November marks National Alzheimer’s Awareness Month, and I think we can all agree that there is still a long way to go to combat this horrific disease.
This year, the Alzheimer’s Association is urging families to be proactive about the difficult but critically important conversations that must take place when a loved one begins to show the first signs of Alzheimer’s disease or some other form. of dementia. And the organization is partnering with the Ad Council on the ‘Hopeful Together’ campaign, which promotes the benefits that can come from treatment and support with early diagnosis, including giving patients and caregivers. family members have time to plan together and make critical medical, legal and financial decisions.
Of course, families need to see the warning signs in order to start these difficult conversations with their loved ones. Some of the most common symptoms of Alzheimer’s disease include: memory loss affecting daily life; challenges in planning or solving problems; difficulty performing rudimentary tasks; confusion with time or place; vision and balance problems; difficulty speaking or writing; misplace things; bad judgment; withdrawal from work or socialization and changes in mood and personality.
According to the Alzheimer’s Association, approximately 50 million people worldwide are currently living with Alzheimer’s disease or another form of dementia. In the United States, more than 6 million people aged 65 and over have Alzheimer’s disease, although less than half have been officially diagnosed. One in three older people die of Alzheimer’s disease or some other form of dementia, more than breast and prostate cancer combined. Meanwhile, more than 11 million Americans provide unpaid care for patients with Alzheimer’s disease and dementia.
As we know, Alzheimer’s disease is terribly traumatic for both patients and their families. However, real developments are underway in terms of research and treatment, including here at the Wright Center for Community Health, which now offers clinical trials for Alzheimer’s disease and dementia, assessment and individualized care plans. that can be shared with a patient’s primary care physician. .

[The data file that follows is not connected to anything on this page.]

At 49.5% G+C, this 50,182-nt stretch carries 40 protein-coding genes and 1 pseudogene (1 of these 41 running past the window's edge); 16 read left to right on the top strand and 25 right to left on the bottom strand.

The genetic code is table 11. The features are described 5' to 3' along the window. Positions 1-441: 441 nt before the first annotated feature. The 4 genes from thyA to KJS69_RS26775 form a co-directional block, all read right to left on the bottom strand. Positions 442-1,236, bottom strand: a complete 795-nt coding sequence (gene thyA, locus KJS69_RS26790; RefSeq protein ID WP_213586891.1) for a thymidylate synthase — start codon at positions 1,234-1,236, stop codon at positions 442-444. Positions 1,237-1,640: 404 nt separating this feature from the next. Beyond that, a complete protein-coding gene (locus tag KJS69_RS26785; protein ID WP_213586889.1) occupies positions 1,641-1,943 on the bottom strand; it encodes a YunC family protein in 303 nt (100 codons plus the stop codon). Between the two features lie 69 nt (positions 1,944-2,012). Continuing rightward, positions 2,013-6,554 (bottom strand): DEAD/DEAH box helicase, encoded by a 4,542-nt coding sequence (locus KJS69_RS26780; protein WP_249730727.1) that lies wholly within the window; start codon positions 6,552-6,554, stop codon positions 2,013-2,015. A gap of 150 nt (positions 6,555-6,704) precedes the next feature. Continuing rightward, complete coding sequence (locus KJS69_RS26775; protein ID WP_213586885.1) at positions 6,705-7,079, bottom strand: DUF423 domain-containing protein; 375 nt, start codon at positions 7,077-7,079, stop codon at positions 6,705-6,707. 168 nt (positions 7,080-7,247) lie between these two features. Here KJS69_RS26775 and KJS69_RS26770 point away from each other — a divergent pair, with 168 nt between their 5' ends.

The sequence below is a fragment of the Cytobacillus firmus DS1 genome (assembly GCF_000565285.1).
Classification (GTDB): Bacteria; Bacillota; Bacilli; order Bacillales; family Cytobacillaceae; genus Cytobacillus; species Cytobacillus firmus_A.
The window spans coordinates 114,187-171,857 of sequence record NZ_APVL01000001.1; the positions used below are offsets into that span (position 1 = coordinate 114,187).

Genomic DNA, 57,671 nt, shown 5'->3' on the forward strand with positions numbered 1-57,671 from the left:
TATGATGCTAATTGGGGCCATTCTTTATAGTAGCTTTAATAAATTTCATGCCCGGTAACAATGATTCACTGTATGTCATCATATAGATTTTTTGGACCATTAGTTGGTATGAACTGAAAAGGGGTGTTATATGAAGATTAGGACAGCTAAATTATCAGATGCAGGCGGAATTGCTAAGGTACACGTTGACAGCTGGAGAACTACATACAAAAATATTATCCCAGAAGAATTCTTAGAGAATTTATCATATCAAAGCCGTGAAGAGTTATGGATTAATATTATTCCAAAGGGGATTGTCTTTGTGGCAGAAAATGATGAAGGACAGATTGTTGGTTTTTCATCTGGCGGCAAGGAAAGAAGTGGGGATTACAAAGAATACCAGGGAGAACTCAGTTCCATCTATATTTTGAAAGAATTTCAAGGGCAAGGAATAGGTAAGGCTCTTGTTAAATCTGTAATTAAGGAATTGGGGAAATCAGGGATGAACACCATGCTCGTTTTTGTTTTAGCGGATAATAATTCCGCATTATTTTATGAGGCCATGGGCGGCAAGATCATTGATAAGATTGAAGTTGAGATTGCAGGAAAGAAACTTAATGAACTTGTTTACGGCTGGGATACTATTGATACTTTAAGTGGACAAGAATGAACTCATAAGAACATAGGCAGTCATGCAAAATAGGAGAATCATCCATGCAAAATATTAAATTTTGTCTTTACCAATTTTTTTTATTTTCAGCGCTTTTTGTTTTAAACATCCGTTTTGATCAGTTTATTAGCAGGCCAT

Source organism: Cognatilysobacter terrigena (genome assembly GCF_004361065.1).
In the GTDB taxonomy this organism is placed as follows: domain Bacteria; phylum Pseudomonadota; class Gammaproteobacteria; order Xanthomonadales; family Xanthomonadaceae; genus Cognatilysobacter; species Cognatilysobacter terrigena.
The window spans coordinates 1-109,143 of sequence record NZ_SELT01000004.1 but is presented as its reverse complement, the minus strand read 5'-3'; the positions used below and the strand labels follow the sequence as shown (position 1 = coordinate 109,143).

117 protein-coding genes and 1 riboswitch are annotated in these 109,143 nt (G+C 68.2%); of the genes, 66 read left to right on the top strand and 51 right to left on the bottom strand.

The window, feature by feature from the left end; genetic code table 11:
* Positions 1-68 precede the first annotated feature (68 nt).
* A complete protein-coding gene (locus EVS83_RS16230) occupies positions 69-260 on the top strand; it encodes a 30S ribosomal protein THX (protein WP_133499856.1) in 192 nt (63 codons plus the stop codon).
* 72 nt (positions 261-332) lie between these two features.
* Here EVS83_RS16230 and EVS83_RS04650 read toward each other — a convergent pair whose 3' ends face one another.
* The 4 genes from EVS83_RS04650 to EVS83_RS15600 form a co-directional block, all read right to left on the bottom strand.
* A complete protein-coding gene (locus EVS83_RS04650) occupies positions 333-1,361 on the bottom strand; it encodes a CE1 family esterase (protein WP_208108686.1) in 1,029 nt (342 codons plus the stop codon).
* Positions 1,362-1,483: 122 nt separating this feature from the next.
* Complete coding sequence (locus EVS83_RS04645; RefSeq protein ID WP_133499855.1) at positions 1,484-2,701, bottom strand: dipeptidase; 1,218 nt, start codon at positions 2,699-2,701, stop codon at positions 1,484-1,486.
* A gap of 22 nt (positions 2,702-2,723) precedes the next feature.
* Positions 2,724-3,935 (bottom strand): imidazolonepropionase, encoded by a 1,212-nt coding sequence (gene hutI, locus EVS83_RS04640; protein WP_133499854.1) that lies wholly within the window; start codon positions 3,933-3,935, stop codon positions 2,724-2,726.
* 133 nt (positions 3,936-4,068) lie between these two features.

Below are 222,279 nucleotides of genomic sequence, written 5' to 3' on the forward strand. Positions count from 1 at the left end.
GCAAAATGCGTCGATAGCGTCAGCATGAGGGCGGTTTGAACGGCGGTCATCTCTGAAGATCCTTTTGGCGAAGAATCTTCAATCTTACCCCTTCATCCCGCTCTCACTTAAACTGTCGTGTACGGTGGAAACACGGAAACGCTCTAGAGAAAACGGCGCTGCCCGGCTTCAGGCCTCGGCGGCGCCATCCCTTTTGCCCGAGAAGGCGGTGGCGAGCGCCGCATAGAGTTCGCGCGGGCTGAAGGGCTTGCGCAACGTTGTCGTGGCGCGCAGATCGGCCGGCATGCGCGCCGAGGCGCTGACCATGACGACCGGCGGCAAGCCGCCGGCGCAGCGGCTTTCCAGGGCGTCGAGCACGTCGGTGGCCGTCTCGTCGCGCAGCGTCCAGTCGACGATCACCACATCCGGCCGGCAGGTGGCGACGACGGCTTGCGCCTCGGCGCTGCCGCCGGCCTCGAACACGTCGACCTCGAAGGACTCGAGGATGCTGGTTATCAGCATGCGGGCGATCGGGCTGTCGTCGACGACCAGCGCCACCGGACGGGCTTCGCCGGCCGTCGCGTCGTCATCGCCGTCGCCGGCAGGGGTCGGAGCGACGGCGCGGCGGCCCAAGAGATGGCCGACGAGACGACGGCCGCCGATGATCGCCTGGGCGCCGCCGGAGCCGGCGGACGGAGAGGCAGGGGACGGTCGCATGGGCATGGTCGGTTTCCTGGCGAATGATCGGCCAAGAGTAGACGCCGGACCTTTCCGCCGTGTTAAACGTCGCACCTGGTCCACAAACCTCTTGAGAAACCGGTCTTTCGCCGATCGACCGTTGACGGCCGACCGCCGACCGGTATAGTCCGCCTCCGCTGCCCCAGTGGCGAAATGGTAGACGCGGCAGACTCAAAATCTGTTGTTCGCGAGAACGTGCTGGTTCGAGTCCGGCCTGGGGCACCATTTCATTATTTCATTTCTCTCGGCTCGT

Based on the award-winning model established at UCLA, our Alzheimer’s Disease and Dementia Care Program is designed to help patients and families with the complex medical, behavioral and social needs of Alzheimer’s disease and dementia. other types of dementia. At the heart of the program is a dedicated, first-class team of geriatricians, advanced practitioners and dementia care specialists who follow a co-management model who work closely with primary care physicians and / or referring physicians. to ensure that care is comprehensive and coordinated for both the patient and family members / caregivers.
The program has several basic elements, including a 90-minute in-person visit with a dementia care specialist; a personalized care plan drawn up with the main / referring doctor; follow-up phone calls and / or in-person visits to ensure the plan is implemented or modified as needed; 24/7, 365 days a year access to caregivers for help and advice to avoid emergency department visits and hospitalizations and continuous monitoring of patients with at least one in-person visit per year to ensure ongoing and emerging needs are met.
We certainly have a long way to go to achieve real success in the fight against Alzheimer’s disease. Nonetheless, we as healthcare providers are committed to ensuring that patients receive exemplary care and that caregivers are provided with all the tools and support they will need to get through this very difficult experience.
Jignesh Y. Sheth, MD, a dual-board certified primary care physician in internal medicine and addiction medicine, heads the Wright Center for Community Health as chief medical officer and is senior vice president of clinical operations for the Wright Center for Graduate Medical Education. He sees patients at the Wright Center’s Jermyn practice and lives with his family at Clarks Summit. Send your medical questions to [email protected]